He employs the spot exchange rate depreciation of USD/LocalCurrency (USD/GHS in Ghana’s case) within the year, in percentage terms, and transforms that with the prevailing US inflation value to determine the supposed inflation rate of the local currency, just as used to determine purchasing price parity against a basket of goods.

Hence the formula:

Local inflation = (US (CPI) Inflation rate x USD/GHS depreciation rate) - 1.

Thus yesterday, he published a rate of 81% as Ghana’s inflation rate per his dashboard. This is how he arrived at this figure:

On 1st September 2021, the dollar was trading for 6.02 cedis on the market (not official rates). On 1st September 2022, it traded for 10.04 cedis on the same market. This constitutes a price change of roughly 67%.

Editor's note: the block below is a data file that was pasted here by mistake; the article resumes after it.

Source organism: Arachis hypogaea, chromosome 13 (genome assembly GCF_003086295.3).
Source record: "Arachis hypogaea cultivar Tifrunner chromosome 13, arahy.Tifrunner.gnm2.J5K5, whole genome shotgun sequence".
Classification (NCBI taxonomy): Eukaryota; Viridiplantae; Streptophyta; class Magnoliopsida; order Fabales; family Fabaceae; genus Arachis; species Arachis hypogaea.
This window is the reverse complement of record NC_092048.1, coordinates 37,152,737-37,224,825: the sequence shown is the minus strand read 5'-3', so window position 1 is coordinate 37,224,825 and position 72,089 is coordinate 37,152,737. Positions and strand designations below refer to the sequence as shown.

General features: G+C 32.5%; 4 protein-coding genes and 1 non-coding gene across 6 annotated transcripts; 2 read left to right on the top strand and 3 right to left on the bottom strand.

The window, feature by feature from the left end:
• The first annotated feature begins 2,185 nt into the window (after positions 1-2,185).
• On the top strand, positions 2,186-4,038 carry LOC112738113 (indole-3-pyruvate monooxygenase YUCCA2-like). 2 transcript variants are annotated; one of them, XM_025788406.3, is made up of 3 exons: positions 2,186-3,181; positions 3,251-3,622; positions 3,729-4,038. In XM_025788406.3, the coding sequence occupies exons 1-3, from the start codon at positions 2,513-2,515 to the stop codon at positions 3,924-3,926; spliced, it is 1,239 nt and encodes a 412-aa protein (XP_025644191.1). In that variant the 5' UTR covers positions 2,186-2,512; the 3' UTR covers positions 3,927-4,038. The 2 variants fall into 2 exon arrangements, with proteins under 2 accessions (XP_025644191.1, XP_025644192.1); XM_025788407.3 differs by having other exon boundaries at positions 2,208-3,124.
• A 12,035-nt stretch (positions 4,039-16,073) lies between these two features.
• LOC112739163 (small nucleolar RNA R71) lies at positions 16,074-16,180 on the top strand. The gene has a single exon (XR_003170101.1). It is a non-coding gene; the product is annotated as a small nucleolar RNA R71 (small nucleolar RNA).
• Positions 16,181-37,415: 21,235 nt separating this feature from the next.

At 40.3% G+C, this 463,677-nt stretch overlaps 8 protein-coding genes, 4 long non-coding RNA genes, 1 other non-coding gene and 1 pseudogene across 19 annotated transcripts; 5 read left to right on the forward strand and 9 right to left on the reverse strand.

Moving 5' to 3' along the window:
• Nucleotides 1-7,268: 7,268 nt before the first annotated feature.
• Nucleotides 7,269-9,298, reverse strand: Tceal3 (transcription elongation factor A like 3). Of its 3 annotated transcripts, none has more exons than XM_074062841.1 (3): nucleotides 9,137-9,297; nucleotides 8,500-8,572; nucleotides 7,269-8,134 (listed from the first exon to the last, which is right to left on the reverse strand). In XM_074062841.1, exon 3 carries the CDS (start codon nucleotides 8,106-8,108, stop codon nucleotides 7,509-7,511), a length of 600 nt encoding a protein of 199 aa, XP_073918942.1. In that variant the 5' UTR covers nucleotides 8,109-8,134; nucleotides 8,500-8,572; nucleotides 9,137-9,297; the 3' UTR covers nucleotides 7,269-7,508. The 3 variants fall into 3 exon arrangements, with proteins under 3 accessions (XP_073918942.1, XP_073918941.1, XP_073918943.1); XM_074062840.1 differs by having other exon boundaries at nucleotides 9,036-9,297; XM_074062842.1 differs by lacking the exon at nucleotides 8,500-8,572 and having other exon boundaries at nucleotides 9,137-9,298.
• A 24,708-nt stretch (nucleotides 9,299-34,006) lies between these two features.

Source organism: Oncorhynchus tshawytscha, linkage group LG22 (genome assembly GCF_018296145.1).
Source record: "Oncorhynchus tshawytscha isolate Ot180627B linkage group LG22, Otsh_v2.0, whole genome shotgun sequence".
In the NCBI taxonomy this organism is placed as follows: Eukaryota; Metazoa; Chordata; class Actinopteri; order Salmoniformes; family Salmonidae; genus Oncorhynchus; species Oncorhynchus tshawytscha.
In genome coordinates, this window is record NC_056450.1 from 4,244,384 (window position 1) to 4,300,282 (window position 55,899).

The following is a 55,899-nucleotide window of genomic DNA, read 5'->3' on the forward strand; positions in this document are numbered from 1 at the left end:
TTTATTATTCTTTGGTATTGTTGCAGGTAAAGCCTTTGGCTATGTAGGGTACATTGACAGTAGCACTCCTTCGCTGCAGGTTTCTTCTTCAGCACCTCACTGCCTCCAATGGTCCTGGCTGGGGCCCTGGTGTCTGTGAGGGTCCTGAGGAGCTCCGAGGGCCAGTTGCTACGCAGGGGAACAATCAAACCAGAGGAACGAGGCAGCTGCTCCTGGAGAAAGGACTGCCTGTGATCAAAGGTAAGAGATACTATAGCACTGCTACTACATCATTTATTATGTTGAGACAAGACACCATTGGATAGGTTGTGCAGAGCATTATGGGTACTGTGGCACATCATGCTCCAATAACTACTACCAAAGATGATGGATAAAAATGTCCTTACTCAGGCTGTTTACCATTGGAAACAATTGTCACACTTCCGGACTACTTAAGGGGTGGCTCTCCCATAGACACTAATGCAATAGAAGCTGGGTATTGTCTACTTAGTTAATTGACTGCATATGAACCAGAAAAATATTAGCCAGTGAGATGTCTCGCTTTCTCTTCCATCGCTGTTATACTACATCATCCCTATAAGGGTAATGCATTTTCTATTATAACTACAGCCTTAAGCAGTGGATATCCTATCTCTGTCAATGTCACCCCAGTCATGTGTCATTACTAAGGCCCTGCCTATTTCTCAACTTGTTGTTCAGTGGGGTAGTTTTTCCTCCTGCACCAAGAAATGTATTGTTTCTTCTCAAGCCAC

Now, using September 2021 as base, the price of the USD is calculated at 167% against the cedi in September 2022. [167% ~ 1.67]

The US inflation rate prevailing is 8.5%. That simply means, prices have generally risen to 108.5%, from same month last year to same time this year. [108.5% ~ 1.085]


Hanke’s inflation for Gh => (1.085 x 1.67) - 1 = 81%.

However, for this figure to suffice, and render the Ghana Statistical Service’s monthly CPI rate, which considers the price change in a basket of over 39,000 products across 14 consumer divisions ranging inter-alia healthcare, education, transport — bogus, some assumptions must be discussed and highlighted.

Does the GSS factor the price of imported goods in their CPI calculation? Matter of fact, since February 2022, imported inflation has trounced local inflation month on month on this CPI index. From the July CPI figures published, inflation of imported products stood at 33.9% while local inflation was recorded at 30.9%.

Is Hanke’s calculation an embellished approach aimed at provoking our attention towards his currency board — dollarisation panacea, or it’s actually about time?